The fascinating thing about different studies on the same subject is that they tend to deliver vastly different results. This leaves those who would benefit from such studies with the tricky task of deciding which results to use as a base from which to plot strategies and devise plans with a view to the future. For example, a very recent report by Pew Research, which is considered to be a very reputable and credible research organisation, revealed that search and email are the most popular online activities in the US (no word on European, Pan Pacific, South American and African audiences).
In fact, the two are dead-even at 92%. According to the report, which provides figures for the past nine years, email and search have consistently led the way, by some margin. In 2002, email was the most popular online activity at 93%, while search was second at 85%. As the two most practical applications, this shouldn’t be surprising.
Figures for social networking only became available in 2005, with an entry level of 11%. This year social networking stands at 65%. Not a bad rise for an almost entirely leisurely activity.
When one looks at daily use, 61% of US citizens use email every day and 59% use search. Women email more than men, with 64% of women using email every day compared to 59% of men. The figures are almost exactly the opposite for search, with 61% of men using search every day and 57% of women. So the difference between gender isn’t all that great.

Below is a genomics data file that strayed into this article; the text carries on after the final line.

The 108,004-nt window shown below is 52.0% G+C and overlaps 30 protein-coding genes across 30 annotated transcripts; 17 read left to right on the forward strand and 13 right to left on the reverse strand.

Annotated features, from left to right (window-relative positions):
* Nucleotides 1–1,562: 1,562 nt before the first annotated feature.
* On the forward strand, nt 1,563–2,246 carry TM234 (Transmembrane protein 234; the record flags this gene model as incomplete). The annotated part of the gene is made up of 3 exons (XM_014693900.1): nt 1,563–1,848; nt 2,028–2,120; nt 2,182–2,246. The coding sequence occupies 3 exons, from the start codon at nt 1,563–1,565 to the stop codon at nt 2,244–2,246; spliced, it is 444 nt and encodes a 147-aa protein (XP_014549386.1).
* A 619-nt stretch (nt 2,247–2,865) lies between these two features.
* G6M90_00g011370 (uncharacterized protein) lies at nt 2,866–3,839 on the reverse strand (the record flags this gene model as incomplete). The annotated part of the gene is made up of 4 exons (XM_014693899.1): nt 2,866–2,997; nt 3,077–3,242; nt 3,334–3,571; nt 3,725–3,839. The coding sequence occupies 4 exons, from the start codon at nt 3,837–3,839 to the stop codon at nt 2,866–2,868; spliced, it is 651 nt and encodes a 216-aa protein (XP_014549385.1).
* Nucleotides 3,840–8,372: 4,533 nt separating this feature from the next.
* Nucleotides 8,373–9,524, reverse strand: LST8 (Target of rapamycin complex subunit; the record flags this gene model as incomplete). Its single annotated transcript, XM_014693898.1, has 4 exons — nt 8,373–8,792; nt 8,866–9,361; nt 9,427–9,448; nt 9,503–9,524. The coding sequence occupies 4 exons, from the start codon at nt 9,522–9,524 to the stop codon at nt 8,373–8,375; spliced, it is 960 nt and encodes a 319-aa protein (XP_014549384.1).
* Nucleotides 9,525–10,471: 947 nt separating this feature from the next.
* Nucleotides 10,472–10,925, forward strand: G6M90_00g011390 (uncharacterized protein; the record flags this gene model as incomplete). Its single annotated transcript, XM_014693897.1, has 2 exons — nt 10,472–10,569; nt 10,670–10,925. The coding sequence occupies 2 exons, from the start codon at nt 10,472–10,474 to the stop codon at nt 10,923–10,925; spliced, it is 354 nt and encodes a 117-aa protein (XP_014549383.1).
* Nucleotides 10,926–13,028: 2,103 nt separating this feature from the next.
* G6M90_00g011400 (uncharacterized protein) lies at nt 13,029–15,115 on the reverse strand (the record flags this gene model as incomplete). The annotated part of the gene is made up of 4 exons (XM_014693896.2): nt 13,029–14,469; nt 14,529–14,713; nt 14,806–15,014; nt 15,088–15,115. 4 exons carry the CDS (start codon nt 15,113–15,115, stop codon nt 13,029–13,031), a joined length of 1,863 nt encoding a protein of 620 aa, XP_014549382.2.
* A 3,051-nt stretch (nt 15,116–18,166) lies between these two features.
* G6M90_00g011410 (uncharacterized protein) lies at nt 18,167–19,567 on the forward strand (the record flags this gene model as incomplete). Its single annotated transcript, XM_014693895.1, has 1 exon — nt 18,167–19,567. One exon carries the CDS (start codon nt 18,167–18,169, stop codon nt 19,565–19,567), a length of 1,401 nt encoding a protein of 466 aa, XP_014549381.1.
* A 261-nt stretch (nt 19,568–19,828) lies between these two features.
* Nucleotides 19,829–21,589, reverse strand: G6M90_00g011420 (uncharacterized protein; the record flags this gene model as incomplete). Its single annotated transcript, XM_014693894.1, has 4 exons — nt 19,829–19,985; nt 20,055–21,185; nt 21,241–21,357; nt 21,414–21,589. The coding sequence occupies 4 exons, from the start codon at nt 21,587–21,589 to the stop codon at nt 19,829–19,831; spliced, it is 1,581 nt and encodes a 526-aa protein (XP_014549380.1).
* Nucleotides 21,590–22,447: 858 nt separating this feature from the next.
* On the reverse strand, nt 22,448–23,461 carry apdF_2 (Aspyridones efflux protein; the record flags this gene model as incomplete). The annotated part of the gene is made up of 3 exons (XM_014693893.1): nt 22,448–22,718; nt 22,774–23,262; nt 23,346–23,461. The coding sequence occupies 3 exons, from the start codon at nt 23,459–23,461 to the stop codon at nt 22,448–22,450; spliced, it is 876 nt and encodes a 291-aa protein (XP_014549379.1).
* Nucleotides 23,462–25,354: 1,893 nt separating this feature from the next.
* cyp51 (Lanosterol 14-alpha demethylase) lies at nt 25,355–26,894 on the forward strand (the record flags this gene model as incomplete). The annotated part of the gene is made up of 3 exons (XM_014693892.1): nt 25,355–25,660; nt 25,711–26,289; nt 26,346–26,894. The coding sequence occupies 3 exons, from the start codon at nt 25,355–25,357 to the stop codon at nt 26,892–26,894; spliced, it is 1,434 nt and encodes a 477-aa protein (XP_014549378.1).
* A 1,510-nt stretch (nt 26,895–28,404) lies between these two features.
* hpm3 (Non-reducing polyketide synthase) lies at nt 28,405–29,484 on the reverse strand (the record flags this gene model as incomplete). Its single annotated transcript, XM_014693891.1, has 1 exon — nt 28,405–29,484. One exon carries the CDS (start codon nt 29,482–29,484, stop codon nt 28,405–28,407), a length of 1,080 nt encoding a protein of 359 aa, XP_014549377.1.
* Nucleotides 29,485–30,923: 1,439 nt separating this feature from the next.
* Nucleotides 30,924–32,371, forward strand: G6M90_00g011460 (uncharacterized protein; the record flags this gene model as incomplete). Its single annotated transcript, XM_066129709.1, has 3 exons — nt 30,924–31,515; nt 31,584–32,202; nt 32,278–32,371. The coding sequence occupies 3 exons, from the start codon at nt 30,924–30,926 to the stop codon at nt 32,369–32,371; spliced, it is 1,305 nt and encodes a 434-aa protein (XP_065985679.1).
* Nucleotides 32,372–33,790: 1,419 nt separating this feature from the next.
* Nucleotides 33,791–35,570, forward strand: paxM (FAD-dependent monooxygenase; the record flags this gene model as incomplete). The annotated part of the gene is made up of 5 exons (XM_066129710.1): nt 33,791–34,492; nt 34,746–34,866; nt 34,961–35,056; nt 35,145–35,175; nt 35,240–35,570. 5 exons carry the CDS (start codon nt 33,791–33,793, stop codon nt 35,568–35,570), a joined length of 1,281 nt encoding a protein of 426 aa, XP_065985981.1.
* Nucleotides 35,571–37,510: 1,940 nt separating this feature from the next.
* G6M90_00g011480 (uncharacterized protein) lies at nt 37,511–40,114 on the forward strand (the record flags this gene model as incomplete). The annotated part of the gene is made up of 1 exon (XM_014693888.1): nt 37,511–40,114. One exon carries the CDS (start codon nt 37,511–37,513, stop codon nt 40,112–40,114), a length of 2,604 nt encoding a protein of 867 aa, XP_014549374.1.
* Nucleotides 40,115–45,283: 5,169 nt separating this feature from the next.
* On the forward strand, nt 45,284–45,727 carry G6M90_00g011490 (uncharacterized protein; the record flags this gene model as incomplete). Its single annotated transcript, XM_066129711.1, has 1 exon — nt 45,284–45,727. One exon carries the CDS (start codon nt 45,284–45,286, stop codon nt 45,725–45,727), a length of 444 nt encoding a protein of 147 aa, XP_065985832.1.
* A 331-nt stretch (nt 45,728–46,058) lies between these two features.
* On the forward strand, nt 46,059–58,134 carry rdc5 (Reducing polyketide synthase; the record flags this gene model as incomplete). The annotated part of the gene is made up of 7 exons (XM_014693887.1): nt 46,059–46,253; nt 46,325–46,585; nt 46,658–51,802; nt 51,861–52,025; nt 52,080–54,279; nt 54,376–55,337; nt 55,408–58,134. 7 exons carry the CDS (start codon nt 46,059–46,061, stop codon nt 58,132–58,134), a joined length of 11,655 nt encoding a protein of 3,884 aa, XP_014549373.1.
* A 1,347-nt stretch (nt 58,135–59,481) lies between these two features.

Now let’s look at a couple of other studies.
Just over a year ago, Nielsen, also a reputable and credible research and analytics organisation, found that US citizens spend approximately 25% of their time online social networking and blogging. By contrast, they spent only 8.3% of their time on email. Even online gaming topped email at 10.2%.
In August 2007, Parks Associates found that online gaming was the most popular activity online. The firm found that 34% of US adults indulged in a spot of gaming at least once a week. Watching videos online came second (29%), followed by social networking (19%). There was no sign of email or search.
Who to believe?
Personally, I’m inclined to put more stock in Pew Research’s report than the other two. The reason being it makes more sense. Logically speaking, email and search ought to be the most popular activities, and there is no doubt that social networking is climbing. In the future we could see social networking possibly pipping email (I’m not entirely sure that it will though) but I don’t think that search will ever be overtaken. It’s what the net was designed for.
(Meanwhile, I don’t for a second believe that online gaming is as popular as Parks Associates would have us believe.)
What do you think?
(Image by hoefi, stock.xchng)